By Shaddai Tembo
We know how important the earliest years of life are, 85% of the brain develops before the age of 5, every £1 invested at the start saves £7 back through reduced healthcare costs, lower criminal justice and a stronger economy.
It’s a time when children learn not just what, but how to learn too. We do this through the characteristics of effective learning, which places a focus on the process over outcome. Children who receive the right sort of support and encouragement during these years will be creative, and adventurous learners throughout their lives.
The early years are also crucial in supporting the child to make sense of the world around them. From birth, the child begins to develop their own set of values and beliefs about society, shaped by their experiences.
The implications of stereotyping are huge, its essential we get it right from the start.
It’s our role, as educators in the early years, to make sure the child is allowed to make these choices themselves, without boundaries, without being told how to act.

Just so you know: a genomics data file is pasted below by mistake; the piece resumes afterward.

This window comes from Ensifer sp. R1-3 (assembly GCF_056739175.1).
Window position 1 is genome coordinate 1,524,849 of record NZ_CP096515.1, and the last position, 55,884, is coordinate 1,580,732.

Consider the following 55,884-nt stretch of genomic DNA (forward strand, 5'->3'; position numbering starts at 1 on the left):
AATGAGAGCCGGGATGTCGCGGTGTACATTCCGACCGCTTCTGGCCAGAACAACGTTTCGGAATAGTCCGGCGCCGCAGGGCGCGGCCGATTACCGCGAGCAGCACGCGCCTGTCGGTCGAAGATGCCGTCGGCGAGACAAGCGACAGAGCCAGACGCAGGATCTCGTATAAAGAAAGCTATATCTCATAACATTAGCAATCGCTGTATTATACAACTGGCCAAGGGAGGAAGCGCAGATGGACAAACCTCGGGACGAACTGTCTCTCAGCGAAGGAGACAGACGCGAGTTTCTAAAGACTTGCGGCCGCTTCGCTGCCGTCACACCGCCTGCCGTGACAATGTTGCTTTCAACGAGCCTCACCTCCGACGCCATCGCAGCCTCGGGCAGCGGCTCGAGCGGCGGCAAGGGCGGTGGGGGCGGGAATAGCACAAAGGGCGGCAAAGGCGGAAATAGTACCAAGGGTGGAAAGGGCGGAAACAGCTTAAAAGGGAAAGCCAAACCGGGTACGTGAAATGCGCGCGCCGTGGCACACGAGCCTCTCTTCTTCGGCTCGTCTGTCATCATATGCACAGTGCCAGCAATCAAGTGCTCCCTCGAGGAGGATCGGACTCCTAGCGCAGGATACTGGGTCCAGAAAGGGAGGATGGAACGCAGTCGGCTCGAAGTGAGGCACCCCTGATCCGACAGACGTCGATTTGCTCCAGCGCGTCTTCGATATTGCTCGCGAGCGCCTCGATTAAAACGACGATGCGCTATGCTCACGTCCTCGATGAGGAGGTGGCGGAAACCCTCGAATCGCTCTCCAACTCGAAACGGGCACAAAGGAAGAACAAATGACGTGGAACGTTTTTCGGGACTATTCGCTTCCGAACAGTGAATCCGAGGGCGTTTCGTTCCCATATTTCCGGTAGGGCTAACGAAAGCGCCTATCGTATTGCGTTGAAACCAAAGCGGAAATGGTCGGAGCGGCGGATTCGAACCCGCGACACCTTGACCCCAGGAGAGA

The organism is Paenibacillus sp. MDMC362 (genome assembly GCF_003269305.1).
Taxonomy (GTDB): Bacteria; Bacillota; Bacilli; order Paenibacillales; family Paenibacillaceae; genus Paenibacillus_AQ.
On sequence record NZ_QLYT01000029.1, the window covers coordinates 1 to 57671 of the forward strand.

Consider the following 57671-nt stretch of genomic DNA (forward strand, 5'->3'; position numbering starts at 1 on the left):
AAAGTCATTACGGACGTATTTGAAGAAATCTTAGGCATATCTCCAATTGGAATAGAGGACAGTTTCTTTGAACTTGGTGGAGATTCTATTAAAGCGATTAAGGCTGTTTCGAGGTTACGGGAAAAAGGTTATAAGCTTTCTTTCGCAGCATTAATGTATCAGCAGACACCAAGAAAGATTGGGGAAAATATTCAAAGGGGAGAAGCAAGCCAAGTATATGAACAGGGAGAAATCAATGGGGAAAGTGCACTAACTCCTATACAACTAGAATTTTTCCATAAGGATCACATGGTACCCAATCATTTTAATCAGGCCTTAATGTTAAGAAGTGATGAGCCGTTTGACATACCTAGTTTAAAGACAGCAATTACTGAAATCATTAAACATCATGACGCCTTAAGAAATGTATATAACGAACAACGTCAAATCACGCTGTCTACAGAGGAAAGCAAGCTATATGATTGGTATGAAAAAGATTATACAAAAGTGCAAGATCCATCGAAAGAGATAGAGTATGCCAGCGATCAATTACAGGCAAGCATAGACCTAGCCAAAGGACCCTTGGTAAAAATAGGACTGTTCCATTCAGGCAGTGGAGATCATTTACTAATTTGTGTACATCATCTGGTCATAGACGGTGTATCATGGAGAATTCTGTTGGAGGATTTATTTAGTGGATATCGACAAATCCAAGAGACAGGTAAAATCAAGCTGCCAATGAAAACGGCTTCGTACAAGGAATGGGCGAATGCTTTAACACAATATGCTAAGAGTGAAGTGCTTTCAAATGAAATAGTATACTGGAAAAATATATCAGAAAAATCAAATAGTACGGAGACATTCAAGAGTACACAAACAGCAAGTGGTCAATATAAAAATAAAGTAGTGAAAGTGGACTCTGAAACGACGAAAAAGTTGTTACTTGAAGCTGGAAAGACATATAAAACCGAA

The Bristol Men in Early Years Network works to transform the way we think about gender in the early years and promotes the value of a diverse workforce as role models for children. We want to encourage reflective practice about what it means to be a role model for children, too.
No other workforce faces such an imbalance, with just 2% male representation. Engaging more men means welcoming the diversity of all aspects of society. It’s no mean feat, but with recent government backing, we believe it is possible.
We look forward to delivering our talk at the upcoming ‘Making Respectful Men’ conference on the 24th March, we hope to see you there.
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